The highest-rated new drama of last season, CBS’ “The Unit” is the story of two cohesive teams: a covert ops Army branch deployed to the world’s hotspots, and the wives back home who must deal with the erratic, unsteady nature of their husbands’ jobs.
The ball started rolling when Pulitzer Prize winner David Mamet sparked to the memoir “Inside Delta Force” by retired soldier Eric L. Haney, and believed the lives of such operatives held series potential. Mamet recruited “The Shield” creator-exec producer Shawn Ryan, who was hooked, especially by the notion of splitting dramatic duties between far-flung action and base politics. No one wanted a by-the-numbers military show.
“Since we’ve been fighting in Afghanistan and Iraq, I’ve felt there’s been a disconnect between the public and the people who are doing the fighting,” says Ryan. “It struck me as a big difference from World War II days, when everything stopped and everyone contributed to the war effort. So I was really interested in delving into who these military families were.”
Having come from the more taboo-friendly FX, Ryan was expecting a behemoth such as CBS to be more hands-on, but he’s been pleasantly surprised.
“People warned me, ‘Wait till Les Moonves gets his claws into you,’ but they really know what they’re doing. And they’ve been proud of the work. This is a very different show for them, with a very ethnic cast, which you don’t see often.”
Because of Mamet and Ryan’s participation, actors were clamoring to get involved.
“We really had our pick,” says Ryan, who likes the mix of familiar faces such as Robert Patrick and Scott Foley, with unfamiliar ones such as Audrey Marie Anderson, who plays Foley’s wife. But it all starts with series lead Dennis Haysbert, who “carries such gravitas and trust with him,” says Ryan. “And we’ve been able to showcase his humor in a way that ’24’ didn’t have a chance to do.”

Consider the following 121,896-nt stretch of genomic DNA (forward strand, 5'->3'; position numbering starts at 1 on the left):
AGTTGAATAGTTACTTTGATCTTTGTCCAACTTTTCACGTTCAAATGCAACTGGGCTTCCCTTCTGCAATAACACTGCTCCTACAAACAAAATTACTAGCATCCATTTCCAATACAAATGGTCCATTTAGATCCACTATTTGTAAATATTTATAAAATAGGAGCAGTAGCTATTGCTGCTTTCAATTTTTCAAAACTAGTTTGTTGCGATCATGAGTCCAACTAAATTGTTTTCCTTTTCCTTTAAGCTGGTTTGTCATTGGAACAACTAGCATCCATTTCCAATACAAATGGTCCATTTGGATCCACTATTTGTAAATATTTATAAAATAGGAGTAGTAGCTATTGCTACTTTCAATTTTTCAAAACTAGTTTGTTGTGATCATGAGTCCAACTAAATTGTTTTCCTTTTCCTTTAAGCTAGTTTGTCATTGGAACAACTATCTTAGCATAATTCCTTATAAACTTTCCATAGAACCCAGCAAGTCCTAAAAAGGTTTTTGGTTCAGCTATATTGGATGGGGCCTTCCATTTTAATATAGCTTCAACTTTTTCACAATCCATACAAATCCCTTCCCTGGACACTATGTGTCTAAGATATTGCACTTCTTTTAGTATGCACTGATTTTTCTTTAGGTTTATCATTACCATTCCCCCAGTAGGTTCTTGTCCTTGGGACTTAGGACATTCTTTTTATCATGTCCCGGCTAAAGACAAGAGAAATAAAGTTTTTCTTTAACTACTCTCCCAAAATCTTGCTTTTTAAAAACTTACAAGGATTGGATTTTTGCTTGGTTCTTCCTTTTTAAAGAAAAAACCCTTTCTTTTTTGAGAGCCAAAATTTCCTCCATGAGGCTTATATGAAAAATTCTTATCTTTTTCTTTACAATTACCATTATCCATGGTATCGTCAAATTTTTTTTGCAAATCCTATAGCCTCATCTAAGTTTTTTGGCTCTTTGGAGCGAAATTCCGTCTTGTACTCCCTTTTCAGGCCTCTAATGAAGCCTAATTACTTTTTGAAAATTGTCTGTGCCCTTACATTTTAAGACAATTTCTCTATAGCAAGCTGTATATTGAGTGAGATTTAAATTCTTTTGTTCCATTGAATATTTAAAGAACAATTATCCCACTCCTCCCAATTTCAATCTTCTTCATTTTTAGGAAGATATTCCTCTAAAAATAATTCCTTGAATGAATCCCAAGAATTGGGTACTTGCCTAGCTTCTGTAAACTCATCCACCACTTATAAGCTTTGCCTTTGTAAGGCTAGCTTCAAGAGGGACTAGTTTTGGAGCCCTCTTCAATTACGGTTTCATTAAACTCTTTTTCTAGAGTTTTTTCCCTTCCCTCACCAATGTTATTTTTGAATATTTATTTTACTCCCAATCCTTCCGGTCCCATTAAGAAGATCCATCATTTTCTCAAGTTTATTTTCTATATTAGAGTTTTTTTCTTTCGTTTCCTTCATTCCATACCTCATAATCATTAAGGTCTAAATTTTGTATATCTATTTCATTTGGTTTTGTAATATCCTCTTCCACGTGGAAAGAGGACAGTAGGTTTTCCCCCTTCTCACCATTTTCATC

Mission stories, inspired by producer and technical consultant Haney’s exploits, have ranged from Panama to Europe to the Middle East, with L.A. County’s hills, deserts and waterfronts standing in every time. “Our production team has pulled it off so brilliantly, I began to take it for granted,” Ryan laughs. With decades of honed storytelling acumen from plays (“Glengarry Glen Ross”) and movies (“The Spanish Prisoner”), Mamet has encouraged the writers to reduce exposition to a minimum and maintain focus when breaking stories.
“He’s a big believer in giving your audience a lot of credit for figuring things out,” says Ryan.
One day, Mamet deemed the one-line call sheet descriptions that explain a scene — usually written by an assistant director — to be brilliant enough distillations that the writers should start coming up with them during the script process.
“He said, ‘When you do that, all you have to do is stay true to that line for the rest of the scene,’ ” Ryan recalls. “He found a tool from the call sheets to help the writers, the directors and actors as well. He just challenges the notions of how things are done.”
Best episode: “SERE,” in which the unit is unknowingly thrown into the roles of POWs for a simulation exercise, which leads to a grueling, sharp exploration of psychological and physical torture..
Most complex character: Undoubtedly all the wives, since Molly (Regina Taylor) fell for a con artist, Tiffy (Abby Brammell) has been cheating on her husband, and Kim (Audrey Marie Anderson) has been testing the boundaries of wifely groupthink.
What should happen next season: After obviously dealing with the security breach that led to the violent finale, the show should continue mining the temptation of higher-paying private security firm jobs for unit members, a potent subject in today’s outsourced military